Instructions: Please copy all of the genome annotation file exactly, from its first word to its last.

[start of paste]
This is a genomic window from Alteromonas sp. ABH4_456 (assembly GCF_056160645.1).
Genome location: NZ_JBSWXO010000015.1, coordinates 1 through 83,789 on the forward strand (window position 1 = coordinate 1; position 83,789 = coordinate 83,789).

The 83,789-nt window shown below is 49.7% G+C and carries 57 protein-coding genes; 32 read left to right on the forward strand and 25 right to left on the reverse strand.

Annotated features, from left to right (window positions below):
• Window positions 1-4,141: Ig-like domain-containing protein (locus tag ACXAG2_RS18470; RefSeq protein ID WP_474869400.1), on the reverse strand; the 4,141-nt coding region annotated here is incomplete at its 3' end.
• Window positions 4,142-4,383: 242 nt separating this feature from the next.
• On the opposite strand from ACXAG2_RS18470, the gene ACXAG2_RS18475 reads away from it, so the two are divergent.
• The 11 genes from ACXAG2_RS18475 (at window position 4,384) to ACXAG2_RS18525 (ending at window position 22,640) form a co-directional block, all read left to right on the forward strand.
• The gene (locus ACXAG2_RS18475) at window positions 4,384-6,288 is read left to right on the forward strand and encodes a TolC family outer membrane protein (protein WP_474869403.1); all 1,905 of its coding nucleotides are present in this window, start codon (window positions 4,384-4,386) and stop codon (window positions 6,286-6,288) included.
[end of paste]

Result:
This is a genomic window from Alteromonas sp. ABH4_456 (assembly GCF_056160645.1).
Genome location: NZ_JBSWXO010000015.1, coordinates 1 through 83,789 on the forward strand (window position 1 = coordinate 1; position 83,789 = coordinate 83,789).

The 83,789-nt window shown below is 49.7% G+C and carries 57 protein-coding genes; 32 read left to right on the forward strand and 25 right to left on the reverse strand.

Annotated features, from left to right (window positions below):
• Window positions 1-4,141: Ig-like domain-containing protein (locus tag ACXAG2_RS18470; RefSeq protein ID WP_474869400.1), on the reverse strand; the 4,141-nt coding region annotated here is incomplete at its 3' end.
• Window positions 4,142-4,383: 242 nt separating this feature from the next.
• On the opposite strand from ACXAG2_RS18470, the gene ACXAG2_RS18475 reads away from it, so the two are divergent.
• The 11 genes from ACXAG2_RS18475 (at window position 4,384) to ACXAG2_RS18525 (ending at window position 22,640) form a co-directional block, all read left to right on the forward strand.
• The gene (locus ACXAG2_RS18475) at window positions 4,384-6,288 is read left to right on the forward strand and encodes a TolC family outer membrane protein (protein WP_474869403.1); all 1,905 of its coding nucleotides are present in this window, start codon (window positions 4,384-4,386) and stop codon (window positions 6,286-6,288) included.